Supplying someone else, even your friends, can get you fourteen years in jail and/or an unlimited fine.
Mixing G with other drugs that are also central nervous system depressant drugs will, significantly, raise risk of fatality. It is not uncommon for people to be hospitalised because of using G. It is a highly addictive drug and dependence can develop quickly. This means that, if taken regularly and the person stops taking it suddenly, withdrawals can occur. As with Alcohol, this can be severe and life threatening. It can also be fatal. The sedative
G is addictive and dependence can develop quickly. Dependence means people will develop withdrawal symptoms on stopping use, which can be severe and life-threatening. The other problem is that G can leave a person both incoherent and comatose. This can lead to others taking advantage and unwanted sexual advances or acts.
Is G illegal?
While G is available in industry for legitimate use, possession by an individual is illegal and can lead to a prison sentence of two years and, or an unlimited fine. Supplying someone else with G can get you up to fourteen years in prison and/or a limitless fine.
What happens when someone goes into withdrawal from G?
The onset can start as soon as one to two hours after the last dose, and can progress: rapidly. Withdrawal can last up to twelve days. With mild withdrawal the following are common:
Lack of sleep
High blood pressure
Severe symptoms are:
Anyone who has taken G for more than seven days must not attempt to stop and must seek residential rehab: as a matter of urgency.
If you are not able to access rehab immediately, there are some safety measures you can take to keep yourself safe until admission:
Prepare your own G, by using a pipette. Never swig from a bottle.
Never allow anyone else to dose you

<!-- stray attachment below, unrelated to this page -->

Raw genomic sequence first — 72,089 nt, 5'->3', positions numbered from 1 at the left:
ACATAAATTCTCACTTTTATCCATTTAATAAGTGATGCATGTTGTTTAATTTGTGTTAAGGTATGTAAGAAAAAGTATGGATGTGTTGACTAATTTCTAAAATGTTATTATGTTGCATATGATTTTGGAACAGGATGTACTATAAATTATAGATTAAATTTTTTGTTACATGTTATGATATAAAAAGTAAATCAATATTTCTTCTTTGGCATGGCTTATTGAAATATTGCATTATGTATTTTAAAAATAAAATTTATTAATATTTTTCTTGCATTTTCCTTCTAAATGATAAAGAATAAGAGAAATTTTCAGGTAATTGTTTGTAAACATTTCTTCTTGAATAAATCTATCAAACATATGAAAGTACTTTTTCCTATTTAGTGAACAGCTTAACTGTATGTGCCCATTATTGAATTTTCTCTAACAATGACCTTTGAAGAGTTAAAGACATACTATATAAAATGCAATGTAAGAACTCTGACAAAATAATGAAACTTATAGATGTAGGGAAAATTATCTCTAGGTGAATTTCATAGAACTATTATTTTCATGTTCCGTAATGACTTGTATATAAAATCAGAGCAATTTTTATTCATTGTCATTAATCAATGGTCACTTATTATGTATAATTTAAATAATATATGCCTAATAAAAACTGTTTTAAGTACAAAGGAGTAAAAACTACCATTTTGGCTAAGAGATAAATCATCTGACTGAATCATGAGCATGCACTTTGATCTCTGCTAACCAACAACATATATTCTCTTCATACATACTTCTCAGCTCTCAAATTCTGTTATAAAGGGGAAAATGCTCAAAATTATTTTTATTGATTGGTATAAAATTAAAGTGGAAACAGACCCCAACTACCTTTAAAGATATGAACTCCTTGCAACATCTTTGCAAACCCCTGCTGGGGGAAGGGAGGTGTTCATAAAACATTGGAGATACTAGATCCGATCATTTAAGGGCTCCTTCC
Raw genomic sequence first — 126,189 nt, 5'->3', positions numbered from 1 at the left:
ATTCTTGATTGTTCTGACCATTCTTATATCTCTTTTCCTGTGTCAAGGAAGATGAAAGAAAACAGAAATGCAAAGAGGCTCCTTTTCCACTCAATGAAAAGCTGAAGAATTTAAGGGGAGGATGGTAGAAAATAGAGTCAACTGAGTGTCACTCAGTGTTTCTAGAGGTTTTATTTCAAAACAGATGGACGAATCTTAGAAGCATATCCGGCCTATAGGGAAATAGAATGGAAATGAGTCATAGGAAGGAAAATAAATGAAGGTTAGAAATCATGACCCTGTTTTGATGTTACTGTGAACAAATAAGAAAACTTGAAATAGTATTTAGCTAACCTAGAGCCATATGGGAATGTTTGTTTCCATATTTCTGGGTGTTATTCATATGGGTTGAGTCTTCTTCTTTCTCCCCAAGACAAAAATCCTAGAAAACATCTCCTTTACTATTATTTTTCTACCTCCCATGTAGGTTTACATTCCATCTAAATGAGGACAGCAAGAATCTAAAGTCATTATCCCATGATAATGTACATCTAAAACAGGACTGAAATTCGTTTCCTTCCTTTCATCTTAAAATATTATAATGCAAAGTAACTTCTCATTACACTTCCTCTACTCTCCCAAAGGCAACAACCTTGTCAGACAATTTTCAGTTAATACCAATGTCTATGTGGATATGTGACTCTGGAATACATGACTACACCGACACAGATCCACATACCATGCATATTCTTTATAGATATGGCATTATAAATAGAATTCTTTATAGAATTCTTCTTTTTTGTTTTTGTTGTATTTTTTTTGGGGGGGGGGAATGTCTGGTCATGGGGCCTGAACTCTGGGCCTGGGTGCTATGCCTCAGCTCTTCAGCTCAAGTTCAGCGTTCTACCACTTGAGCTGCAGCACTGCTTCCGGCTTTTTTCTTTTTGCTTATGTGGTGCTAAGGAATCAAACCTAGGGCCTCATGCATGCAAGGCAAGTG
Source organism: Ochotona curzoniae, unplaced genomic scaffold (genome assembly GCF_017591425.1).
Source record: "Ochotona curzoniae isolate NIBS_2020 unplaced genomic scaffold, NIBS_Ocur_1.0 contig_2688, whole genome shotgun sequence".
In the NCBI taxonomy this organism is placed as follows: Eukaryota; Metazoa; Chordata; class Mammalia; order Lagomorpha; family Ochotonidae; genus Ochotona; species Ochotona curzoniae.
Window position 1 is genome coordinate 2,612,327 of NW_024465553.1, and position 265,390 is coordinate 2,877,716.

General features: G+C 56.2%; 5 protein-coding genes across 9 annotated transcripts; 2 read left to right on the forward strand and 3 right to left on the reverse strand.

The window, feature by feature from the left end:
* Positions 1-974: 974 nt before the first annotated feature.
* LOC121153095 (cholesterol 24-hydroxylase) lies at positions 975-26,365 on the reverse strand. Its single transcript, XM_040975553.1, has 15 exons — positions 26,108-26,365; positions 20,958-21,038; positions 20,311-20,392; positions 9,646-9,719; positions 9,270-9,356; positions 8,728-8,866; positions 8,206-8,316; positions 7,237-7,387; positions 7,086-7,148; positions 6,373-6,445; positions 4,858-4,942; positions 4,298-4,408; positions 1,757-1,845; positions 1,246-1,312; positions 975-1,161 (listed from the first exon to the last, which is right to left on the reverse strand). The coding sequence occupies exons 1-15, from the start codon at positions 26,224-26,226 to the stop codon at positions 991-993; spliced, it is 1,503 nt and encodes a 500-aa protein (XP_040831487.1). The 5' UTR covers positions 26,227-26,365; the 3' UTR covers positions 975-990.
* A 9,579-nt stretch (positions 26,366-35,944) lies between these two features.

Use as low as dose as possible and wait until it take effect and, at least, three hours before the next dose.
Never mix different supplies of G
Only take it in liquid form by swallowing it
Loved one should do the following in an emergency:
Place them in the recovery position
Call 999 and ask for an ambulance
Do not give them any more G
Stay with them until the ambulance arrives
Tell the ambulance crew what they have taken and, if possible, give them the bottle of G.
How can someone dependent on G be helped in rehab?
As with all those seeking treatment in rehab, the 1st step is a thorough assessment with a medical professional who can assess, diagnose and draw up a comprehensive treatment plan. In cases of GHB/GBL this will, ordinarily, use benzodiazepines and or adjunctive medications such as Baclofen. This is augmented with a 12 step or SMART based recovery programme and effective discharge planning and aftercare.
Attempting to stop, on your own, is never advisable. Sudden cessation of G can be fatal and is unnecessary. Admission to a CQC registered centre, with the appropriate medical and psychological intervention can give the user the bridge to abstinence they deserve.
Admission is available: Seven days a week: Sometimes the same day.